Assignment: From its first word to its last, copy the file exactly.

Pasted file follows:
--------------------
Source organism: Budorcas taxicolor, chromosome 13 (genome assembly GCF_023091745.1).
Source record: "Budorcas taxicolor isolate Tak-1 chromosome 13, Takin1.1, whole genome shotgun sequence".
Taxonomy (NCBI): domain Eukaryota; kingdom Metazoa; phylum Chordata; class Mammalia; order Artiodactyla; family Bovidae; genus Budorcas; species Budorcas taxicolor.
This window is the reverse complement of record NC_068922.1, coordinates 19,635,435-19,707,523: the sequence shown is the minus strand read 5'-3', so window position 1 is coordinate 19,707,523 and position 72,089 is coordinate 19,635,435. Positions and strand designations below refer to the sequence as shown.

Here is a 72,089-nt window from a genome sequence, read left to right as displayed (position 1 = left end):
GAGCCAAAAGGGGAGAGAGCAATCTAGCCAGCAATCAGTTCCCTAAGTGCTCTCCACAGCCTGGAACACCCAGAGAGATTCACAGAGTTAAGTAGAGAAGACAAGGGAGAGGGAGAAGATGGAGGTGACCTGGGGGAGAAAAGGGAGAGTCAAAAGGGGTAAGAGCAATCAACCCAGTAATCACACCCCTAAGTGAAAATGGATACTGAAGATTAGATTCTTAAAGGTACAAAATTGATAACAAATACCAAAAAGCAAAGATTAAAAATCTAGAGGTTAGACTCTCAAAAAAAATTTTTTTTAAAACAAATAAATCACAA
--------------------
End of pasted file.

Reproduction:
Source organism: Budorcas taxicolor, chromosome 13 (genome assembly GCF_023091745.1).
Source record: "Budorcas taxicolor isolate Tak-1 chromosome 13, Takin1.1, whole genome shotgun sequence".
Taxonomy (NCBI): domain Eukaryota; kingdom Metazoa; phylum Chordata; class Mammalia; order Artiodactyla; family Bovidae; genus Budorcas; species Budorcas taxicolor.
This window is the reverse complement of record NC_068922.1, coordinates 19,635,435-19,707,523: the sequence shown is the minus strand read 5'-3', so window position 1 is coordinate 19,707,523 and position 72,089 is coordinate 19,635,435. Positions and strand designations below refer to the sequence as shown.

Here is a 72,089-nt window from a genome sequence, read left to right as displayed (position 1 = left end):
GAGCCAAAAGGGGAGAGAGCAATCTAGCCAGCAATCAGTTCCCTAAGTGCTCTCCACAGCCTGGAACACCCAGAGAGATTCACAGAGTTAAGTAGAGAAGACAAGGGAGAGGGAGAAGATGGAGGTGACCTGGGGGAGAAAAGGGAGAGTCAAAAGGGGTAAGAGCAATCAACCCAGTAATCACACCCCTAAGTGAAAATGGATACTGAAGATTAGATTCTTAAAGGTACAAAATTGATAACAAATACCAAAAAGCAAAGATTAAAAATCTAGAGGTTAGACTCTCAAAAAAAATTTTTTTTAAAACAAATAAATCACAA